- The Town Hall, Dolgellau 1968;
- Royal Institute of Oil Painters Exhibition, London 1968;
- United Society of Artists Exhibition, London 1968, 1969;
- National Society's Exhibition, London 1968-73;
- Tuhwnt-i-r Afon Inn, Rhydyclafy 1969;
- Browns Gallery, Chester 1970;
- Public Art Gallery, Sunderland 1970;
- Beecroft Art Gallery, Southend-on-Sea 1970;
- Edward Pease Art Gallery, Darlington 1970;
- The Art Gallery, Huddersfield 1971;
- Galerie Vallombreuses, Biarritz 1970;
- Oxford Playhouse, Oxford 1972;
- Galerie Dresdner Bank, Frankfurt 1973;
- Sutton House, Shrewsbury 1974;
- Nottingham Playhouse, Nottingham 1974;
- Woodstock Gallery, London 1974;
- German Chamber of Industry & Commerce, London 1974;
- Bad Nauheimer Kurtheater, Germany 1975;
- Societe des Artistes Francais, Paris 1976;
- Redbourn Studio & Gallery, Hertfordshire, 1976;
- Deutsche Bank, Hannover, Germany;
Hutt's exhibitions were extensively reviewed; a selection of reviewers' comments can be seen below:
“The exhibition of 40 paintings at Port Meirion by Joan Hutt is a significant first 'one-man show' that registers an important breakthrough for a well-known North Wales artist, prevented for years from giving full expression to her talent;
"Her painting is of a vibrant artist who allows a free expression of their innermost feelings, despite their respect for rules and a certain sensuality which is revealed in the key and pasted in relief" (translated from French);
"She uses oils and her paintings exude a sensual delight and a sense of the framework, the skeleton of natural forms";
"The Welsh scene has certainly afforded a very fruitful source of inspiration to Mrs Hutt...as a water-colourist, Mrs Hutt is specially impressive in her flower subjects with their engaging air of spontaneous simplicity." 
"Joan Hutt's exhibitions in Britain and the Continent have made a significant contribution to highlight the creations of Wales based artists"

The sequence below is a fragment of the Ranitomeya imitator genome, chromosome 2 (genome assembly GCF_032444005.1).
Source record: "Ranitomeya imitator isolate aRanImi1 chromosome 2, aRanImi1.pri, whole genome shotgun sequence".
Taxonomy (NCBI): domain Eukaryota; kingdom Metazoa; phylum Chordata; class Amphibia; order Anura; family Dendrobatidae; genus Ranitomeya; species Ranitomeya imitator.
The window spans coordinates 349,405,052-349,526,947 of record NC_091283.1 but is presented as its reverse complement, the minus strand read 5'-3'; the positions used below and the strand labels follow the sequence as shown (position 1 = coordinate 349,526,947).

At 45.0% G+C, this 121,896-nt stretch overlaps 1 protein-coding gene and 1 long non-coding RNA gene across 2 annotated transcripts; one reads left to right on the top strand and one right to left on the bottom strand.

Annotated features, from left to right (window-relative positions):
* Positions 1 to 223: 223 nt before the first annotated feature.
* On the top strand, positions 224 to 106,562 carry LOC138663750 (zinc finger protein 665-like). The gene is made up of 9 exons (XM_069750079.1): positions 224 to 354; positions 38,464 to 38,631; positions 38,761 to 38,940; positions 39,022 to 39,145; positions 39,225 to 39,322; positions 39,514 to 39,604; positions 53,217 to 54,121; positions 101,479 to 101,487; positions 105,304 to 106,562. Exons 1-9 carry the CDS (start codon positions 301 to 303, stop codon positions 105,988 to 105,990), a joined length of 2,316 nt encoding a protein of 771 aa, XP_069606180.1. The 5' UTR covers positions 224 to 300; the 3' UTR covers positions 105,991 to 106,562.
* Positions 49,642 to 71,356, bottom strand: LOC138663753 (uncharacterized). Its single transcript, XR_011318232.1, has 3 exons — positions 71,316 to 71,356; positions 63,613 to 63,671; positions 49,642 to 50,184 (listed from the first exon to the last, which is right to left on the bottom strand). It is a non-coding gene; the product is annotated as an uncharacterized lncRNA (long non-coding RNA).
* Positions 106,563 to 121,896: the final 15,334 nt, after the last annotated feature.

Hutt's philosophy of painting
Even though Hutt lost her eyesight in her late 60s, she continued to paint throughout this period. She once described her philosophy on painting as follows: “As far back as I can remember myself I am drawing or painting. I have always wanted to paint, to express my joy in form and colour. My especial delight is people's heads. I love to convey personalities, any personalities onto canvas. I regard myself as an expressionist. I paint what I feel strongly about. I feel that paintings should be timeless, personal and original statements of the artists. I do not believe in fashions or theories. I want to be myself.” 
- "Obituary:Mrs J.V. Hutt". Caernarfon and Denbigh Herald, 1 February 1985.
- "Art Linked to Banking" Daily Mail, n.d 1935.
- "Bank of England Artists: A Striking Exhibition" Daily Telegraph, n.d 1936
- "Bank of England Arts Society: Natural Talent" The Times, n.d 1936.
- "Bank of England Art Show" Financial Times, n.d 1938.
- "Colourful weekend at Coleg Glynllifon” Liverpool Daily Post. April 20, 1970
- "Art Exhibitions" Cambrian News, 26 July 1968
- "Paris Salon" Liverpool Daily Post n.d.
- "Penlan Art Studio" Caernarvonshire Life. July 1965
- "Hotel solves show problems for 4 artists". Western Mail, 2 May 1961
- "The Arts in Wales" Western Mail, 9 September 1964
- "Venissage a la Galerie Vallombreuse" Biarritz-Soir, 4 June 1970
- "Art Exhibition" Cambrian News, 12 January 1974
- "Ihr Faible ist die Aktmalerei" Frankfurter Rundschau, 5 June 1975
- "Kinderporträt wird zum Erlebnis" Hannoversche Allgemeine Zeitung, 7 June 1977
- "A Travers les Expositions – Joan Hutt." La Revue Moderne des Arts et de la Vie, 1 October 1964
- "Joan Hutt" Boomerang, May 1965
- "F.W.D. Joan Hutt: Playhouse Gallery." The Oxford Times, 17 November 1973
- "Art Exhibition" Cambrian News, 12 January 1974.
- "Joan Hutt" Publicity Poster 1974.